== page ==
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Post Falls Panel Suggests Teaching Students In Shifts Double-Shifting A Stopgap Measure To Ease Overcrowding

Tue., Oct. 24, 1995

Parents of sixth-, seventh- and eighth-grade children may have an awkward juggling act next school year in Post Falls.

Faced with crowded classrooms, lunchrooms and hallways in the still-growing schools, the school board is considering drastic changes in schedules and grade alignments to temporarily squeeze in more students.

The school district’s long-range planning committee recommended Monday night that the district move sixth-graders to the junior high to make room at the elementary schools.

But to fit the more than 300 sixth-graders in the junior high, middle-school students most likely would have to attend school in double, or even triple, overlapping shifts.

That means some students would attend in the mornings while others would attend in the afternoons.

School officials plan to hold two or three public hearings on the plan before deciding what to do. Another temporary option is to install more portable classrooms at the elementary schools.

Both options would be simply stop-gap measures until the district can pass a bond issue for a new school.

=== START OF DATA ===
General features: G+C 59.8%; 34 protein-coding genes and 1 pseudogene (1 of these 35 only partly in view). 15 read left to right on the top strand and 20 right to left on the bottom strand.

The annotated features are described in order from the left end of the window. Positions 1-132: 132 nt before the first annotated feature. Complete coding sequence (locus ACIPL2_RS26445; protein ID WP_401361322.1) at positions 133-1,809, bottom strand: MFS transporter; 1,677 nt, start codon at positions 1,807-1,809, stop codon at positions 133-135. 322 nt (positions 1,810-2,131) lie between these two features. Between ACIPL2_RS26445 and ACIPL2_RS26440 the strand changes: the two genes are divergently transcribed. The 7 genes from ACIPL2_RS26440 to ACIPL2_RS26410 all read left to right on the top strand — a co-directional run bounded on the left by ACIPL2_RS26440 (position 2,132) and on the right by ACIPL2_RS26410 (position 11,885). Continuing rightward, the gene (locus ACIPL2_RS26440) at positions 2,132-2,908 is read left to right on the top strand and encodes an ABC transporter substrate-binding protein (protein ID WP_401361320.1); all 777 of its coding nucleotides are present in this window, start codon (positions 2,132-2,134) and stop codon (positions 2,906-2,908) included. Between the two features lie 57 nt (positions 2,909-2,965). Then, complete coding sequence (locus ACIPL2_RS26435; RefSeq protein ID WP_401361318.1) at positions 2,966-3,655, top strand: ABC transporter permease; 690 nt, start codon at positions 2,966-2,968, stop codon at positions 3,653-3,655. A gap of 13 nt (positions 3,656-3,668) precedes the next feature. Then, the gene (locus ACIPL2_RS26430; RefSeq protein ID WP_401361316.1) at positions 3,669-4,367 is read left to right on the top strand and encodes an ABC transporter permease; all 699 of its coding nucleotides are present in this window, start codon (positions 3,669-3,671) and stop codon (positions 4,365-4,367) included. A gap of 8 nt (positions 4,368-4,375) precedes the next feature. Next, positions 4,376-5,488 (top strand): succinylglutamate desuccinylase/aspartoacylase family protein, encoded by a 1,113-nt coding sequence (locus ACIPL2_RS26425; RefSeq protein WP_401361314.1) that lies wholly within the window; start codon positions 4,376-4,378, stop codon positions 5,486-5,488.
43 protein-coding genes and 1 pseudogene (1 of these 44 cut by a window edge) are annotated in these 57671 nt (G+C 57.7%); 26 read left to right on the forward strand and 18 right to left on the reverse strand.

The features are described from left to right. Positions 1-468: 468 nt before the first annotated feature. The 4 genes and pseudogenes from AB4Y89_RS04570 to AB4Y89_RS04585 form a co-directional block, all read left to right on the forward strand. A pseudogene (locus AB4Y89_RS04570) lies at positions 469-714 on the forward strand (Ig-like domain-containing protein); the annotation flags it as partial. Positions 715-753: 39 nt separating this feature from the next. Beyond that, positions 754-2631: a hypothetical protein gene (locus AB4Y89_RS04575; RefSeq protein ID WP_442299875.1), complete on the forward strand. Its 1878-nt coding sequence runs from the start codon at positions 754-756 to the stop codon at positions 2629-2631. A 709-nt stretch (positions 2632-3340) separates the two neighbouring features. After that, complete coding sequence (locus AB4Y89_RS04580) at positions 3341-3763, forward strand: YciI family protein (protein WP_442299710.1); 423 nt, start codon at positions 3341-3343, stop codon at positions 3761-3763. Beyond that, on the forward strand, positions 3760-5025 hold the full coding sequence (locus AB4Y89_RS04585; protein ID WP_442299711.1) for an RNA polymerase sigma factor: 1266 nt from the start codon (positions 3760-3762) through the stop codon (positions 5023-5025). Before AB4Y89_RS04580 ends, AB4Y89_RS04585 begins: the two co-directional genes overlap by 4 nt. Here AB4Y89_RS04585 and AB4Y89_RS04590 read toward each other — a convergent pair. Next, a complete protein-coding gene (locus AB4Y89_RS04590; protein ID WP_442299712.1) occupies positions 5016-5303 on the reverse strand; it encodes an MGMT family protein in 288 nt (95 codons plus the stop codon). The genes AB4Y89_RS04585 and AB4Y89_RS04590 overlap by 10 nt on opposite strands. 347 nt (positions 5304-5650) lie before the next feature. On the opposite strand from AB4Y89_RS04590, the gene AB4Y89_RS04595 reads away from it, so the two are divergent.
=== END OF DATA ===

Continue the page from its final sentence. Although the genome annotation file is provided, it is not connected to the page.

“We spent a lot of time on this. It was not an easy decision,” said committee member Joni Hirst. “A number of us will have children in the middle of this.”

Of all the school board members, Ed Adamchak raised the most questions about the plan. He wondered how many elementary classrooms would be empty next year as a result.

“I know there are going to be parents of sixth-graders, myself included, asking, ‘Why is my kid being double-shifted when there are empty classes in the elementary schools,”’ he said.

If the average growth rate of 3 percent continues, those classes will not be empty for long, said committee members.

Adamchak also suggested the district consider discontinuing kindergarten, because it is not required, and move the sixth-graders to the kindergarten center in the Frederick Post building.

“Anything’s possible,” answered Superintendent Richard Harris. “I’d have some real concerns. We’re trying to prepare kids for first grade … I’d want to look long and hard at eliminating that step.”

The committee has suggested holding a bond election for a new high school in October 1996. If a high school is built, the district can convert the existing high school into a middle school for three grades.

The existing junior high could be used as a temporary elementary school, the committee suggested.

The committee has advised against holding the bond election in the spring because of the possibility that the 1996 legislative session may result in new laws to help school construction.

, DataTimes


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